al-Dawn. One of the texts he read with him was the latters Shawkil
al-h r f sharh Haykil al-nr, for which Dawn on 14 Jumd I 892/8
May 1487 granted him an ijza.253 He also studied with Ghiyth al-Dn
al-Dashtak for some time.254 Next, he went to Herat and studied in
the Ikhlsiyya Madrasa. His teacher there was Jaml al-Dn At Allh
al-H usayn, with whom he studied some h adth literature as well as
exegesis (concentrating on some parts of Baydws Anwr al-tanzl).
In 899/149394, he received an ijza from At Allh al-H usayn.255
During his stay in Herat, Ilh came under the patronage of the
vizier of the Timurid Sultan H usayn Mrz b. Mansr b. Byqar, Amr
Al-Shr Naw (d. 902/14967). Two of his writings, namely his

248
On Kaml al-Dn H usayn al-Ilh al-Ardabl, see Najb Myil Hiraw, Ilh-i
Ardabl, Dirat al-marif-i buzurg-i Islm, vol. 10, pp. 1114; Barakat, Kitb-
shins-yi maktab-i falsaf-i Shrz, pp. 2346; Mrz Abd Allh al-Afand al-Isbahn,
Riyd al-ulam, vol. 2, pp. 98108. Ilh Ardabl, Sharh - i Gulshan-i rz, ed.
Muhammad Rid Barzigar Khliq & Iffat Karbs, Tehran 1376/199798, (introduc-
tion) pp. bist u shash-s u nuh.
249
In his ijza to Ilh, At Allh al-H usayn refers to his father with these titles
(see Mrz Abd Allh al-Afand al-Isbahn, Riyd al-ulam, vol. 2, pp. 1045).
250
See al-Afand al-Isbahn, Riyd al-ulam, vol. 2, p. 98.
251
Sultn H aydar was active in the rawda of Saf al-Dn in Ardabl. On Sult n
H aydar, see Michel M. Mazzaoui, The Origins of the Safawids, Wiesbaden 1972, pp.
7182.
252
See al-Afand al-Isbahn, Riyd al-ulam, vol. 2, p. 99; Sm Mrz Safaw,
Tadhkira-yi Tuh fa-yi Sm, pp. 778.
253
See al-Afand al-Isbahn, Riyd al-ulam, vol. 2, pp. 1034; Jall al-Dn
al-Dawn & Isml al-Khwjy al-Isfahn, Sab rasil, ed. Sayyid Ahmad Tysirkn,
introduction of the editor, pp. 224.
254
See al-Afand al-Isbahn, Riyd al-ulam, vol. 2, p. 99; Sm Mrz Safaw,
Tadhkira-yi Tuh fa-yi Sm, pp. 778.
255
See al-Afand al-Isbahn, Riyd al-ulam, vol. 2, pp. 1047.
42 introduction

commentary on Shams al-Dn al-Samarqands (fl. ca. 690/1291) Ashkl


al-tass and his Talkhs of Nasr al-Dn al-T ss Tah rr al-Iqldis, are
dedicated to Naw.256
In 902/149697, Ilh returned to his hometown Ardabl, where he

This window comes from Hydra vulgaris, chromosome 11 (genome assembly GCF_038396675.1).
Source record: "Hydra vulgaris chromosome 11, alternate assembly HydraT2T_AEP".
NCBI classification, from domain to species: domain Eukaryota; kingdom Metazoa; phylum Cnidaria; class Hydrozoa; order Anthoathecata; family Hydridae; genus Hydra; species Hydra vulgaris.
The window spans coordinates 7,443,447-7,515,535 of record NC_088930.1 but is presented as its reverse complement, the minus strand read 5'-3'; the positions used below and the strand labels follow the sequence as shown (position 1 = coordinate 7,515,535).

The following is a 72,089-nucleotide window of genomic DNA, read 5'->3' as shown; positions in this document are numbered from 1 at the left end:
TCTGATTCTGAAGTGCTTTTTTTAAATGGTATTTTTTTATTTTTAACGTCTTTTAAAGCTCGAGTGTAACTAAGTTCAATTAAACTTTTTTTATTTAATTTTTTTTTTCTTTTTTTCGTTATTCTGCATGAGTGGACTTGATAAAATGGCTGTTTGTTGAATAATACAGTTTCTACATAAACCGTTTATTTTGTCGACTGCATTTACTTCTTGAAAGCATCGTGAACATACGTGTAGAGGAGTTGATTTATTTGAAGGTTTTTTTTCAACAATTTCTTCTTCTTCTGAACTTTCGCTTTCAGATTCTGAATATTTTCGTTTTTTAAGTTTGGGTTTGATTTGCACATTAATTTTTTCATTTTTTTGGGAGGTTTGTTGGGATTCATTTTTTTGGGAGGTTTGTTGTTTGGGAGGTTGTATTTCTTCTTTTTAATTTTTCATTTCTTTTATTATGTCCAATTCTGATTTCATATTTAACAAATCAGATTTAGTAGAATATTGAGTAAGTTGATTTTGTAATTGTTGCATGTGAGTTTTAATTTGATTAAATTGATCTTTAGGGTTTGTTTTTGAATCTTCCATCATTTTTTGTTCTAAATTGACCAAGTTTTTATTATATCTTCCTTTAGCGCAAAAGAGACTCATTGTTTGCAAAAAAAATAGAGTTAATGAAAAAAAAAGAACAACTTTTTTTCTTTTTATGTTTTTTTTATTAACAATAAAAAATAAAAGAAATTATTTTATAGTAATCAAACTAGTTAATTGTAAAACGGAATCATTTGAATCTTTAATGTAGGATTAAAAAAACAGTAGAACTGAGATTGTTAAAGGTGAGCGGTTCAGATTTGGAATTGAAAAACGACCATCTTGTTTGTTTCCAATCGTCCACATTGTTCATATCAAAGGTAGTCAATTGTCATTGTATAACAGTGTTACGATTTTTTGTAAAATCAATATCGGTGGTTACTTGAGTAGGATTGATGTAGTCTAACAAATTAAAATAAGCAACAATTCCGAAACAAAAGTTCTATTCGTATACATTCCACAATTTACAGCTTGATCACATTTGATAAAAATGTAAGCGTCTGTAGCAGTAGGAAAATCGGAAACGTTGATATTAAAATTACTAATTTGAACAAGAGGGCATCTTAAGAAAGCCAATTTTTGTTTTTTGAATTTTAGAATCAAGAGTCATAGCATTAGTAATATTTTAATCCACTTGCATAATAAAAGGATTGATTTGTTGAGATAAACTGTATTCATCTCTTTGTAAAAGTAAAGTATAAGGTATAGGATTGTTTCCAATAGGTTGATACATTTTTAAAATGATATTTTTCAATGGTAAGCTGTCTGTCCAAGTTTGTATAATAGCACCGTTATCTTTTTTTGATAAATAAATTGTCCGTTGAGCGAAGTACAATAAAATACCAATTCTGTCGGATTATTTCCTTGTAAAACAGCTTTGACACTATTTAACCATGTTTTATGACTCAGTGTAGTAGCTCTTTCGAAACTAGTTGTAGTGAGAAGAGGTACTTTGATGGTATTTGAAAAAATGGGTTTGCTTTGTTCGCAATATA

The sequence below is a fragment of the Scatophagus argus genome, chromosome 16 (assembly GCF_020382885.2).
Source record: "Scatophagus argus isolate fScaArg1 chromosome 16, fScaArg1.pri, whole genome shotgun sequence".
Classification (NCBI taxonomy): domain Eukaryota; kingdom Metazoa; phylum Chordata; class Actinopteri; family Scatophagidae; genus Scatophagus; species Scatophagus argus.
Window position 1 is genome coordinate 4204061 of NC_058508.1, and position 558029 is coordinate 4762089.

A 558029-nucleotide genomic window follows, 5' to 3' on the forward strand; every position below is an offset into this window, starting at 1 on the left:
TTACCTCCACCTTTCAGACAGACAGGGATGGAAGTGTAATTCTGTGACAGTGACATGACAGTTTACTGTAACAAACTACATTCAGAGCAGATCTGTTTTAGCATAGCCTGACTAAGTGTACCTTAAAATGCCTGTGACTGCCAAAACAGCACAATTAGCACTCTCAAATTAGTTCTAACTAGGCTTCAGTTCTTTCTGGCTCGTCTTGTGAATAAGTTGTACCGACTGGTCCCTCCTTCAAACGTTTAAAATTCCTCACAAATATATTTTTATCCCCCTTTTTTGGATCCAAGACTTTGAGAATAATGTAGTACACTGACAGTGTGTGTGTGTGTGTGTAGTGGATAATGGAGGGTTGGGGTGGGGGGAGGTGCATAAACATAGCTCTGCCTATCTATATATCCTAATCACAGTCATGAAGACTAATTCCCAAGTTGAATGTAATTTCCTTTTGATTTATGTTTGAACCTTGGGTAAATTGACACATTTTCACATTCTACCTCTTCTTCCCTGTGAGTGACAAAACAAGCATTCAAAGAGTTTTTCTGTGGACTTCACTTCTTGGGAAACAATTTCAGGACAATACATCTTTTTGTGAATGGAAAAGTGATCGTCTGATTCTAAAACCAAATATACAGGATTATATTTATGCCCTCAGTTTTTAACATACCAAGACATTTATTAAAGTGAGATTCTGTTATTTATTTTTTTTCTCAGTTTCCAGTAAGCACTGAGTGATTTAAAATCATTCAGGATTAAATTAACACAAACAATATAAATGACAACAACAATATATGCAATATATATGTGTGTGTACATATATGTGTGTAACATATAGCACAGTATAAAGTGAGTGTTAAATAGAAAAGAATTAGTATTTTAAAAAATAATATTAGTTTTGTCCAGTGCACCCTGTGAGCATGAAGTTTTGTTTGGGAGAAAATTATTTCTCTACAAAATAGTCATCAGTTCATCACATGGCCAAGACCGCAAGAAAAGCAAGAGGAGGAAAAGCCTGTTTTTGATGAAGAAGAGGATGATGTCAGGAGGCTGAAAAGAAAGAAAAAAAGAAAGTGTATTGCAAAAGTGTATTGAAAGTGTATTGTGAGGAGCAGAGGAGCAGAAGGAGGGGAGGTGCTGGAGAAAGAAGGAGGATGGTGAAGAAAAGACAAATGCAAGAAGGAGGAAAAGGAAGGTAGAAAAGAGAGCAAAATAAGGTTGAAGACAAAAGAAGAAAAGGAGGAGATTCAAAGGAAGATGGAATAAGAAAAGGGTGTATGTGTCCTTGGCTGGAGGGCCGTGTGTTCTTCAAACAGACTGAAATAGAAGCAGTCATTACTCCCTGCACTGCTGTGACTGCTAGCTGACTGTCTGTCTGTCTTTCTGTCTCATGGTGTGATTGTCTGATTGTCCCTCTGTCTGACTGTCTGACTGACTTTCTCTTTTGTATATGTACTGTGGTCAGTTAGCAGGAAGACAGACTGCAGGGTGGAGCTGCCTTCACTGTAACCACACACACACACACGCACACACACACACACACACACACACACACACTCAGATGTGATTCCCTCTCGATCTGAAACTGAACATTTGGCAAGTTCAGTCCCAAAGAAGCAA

started teaching at the Saf al-Dn shrine. Among the texts he taught
was Qutb al-Dn al-Rzs commentary on Ktibs al-Shamsiyya, entitled
Tah rr al-qawid al-mantiqiyya f sharh al-Shamsiyya. One of Ilhs
students, Khall b. Muhammad al-Ridaw, collected his teachers glosses
on this commentary.257
In 908/15023, Ilh completed his commentary on Gulshan-i rz,
a mystical mathnaw by Mah md Shabistar.258 This commentary is
based on the commentary of Shams al-Din al-Lhjs commentary on
the same mathnaw. 259
During the reigns of the Safavid Shahs Isml I and T ahmsb, Ilh
was a respected figure at court. In 911/15056, Ilh dedicated to Shah
Isml a Persian treatise on Sh law, entitled Khulsa-yi fiqh.260 Ilh
also dedicated some other Sh works to Shah Isml I, namely a com-
mentary on Nahj al-balgha (collection of sermons attributed to Al
b. Ab T lib), entitled Manhaj al-fasha f sharh Nahj al-balgha;261 a
treatise on the virtues of the Twelve Imams, entitled Tj al-manqib
f fadil al-aimma al-ithn ashar;262 and a treatise on the imamate,

256
See al-Afand al-Isbahn, Riyd al-ulam, vol. 2, p. 102.
257
These glosses are preserved in MSS Malik 1830 (Cat., vol. 5, p. 375), Dnishgh
4111 (Cat., vol. 13, p. 309), Marash 11773 (Cat., vol. 29, pp. 5746). Cf. also Kashf
al-zunn, vol. 2, p. 1064.
258
On the date of the completion of this work, see Ilh Ardabl, Sharh -i Gulshan-i
rz, the editors introduction, p. 21. Ilh Ardabls introduction to his Sharh -i Gulshan-
i rz was later transmitted as an independent work with the title Kashf al-asrr. See
the editors introduction to Sharh -i Gulshan-i rz, p. 29. Najb Myil Hiraw edited
this introduction independently. See Majma rasil-i khatt -yi frs, 1, Mashhad
1368/198990, pp. 15167. On the manuscripts of Kashf al-asrr see Ahmad Munzaw,
Fihristwra-yi kitbh-yi frs, Tehran 1382/2003, vol. 7, p. 745.
259
Lhj must have completed his sharh , entitled Mafth al-ijz f sharh Gulshan-i
rz, by 882/14778, since the oldest known manuscript of this work (MS Gawharshd
351) is completed in this year. See Shams al-Dn Muhammad Lhj, Mafth al-ijz f
sharh Gulshan-i rz, eds. Muhammad Rid Barzigar Khliq & Iffat Karbs, Tehran
1371/1992, pp. hafd-u yak (introduction), 603.
260
See al-Afand al-Isbahn, Riyd al-ulam, vol. 2, pp. 1023. The date of author-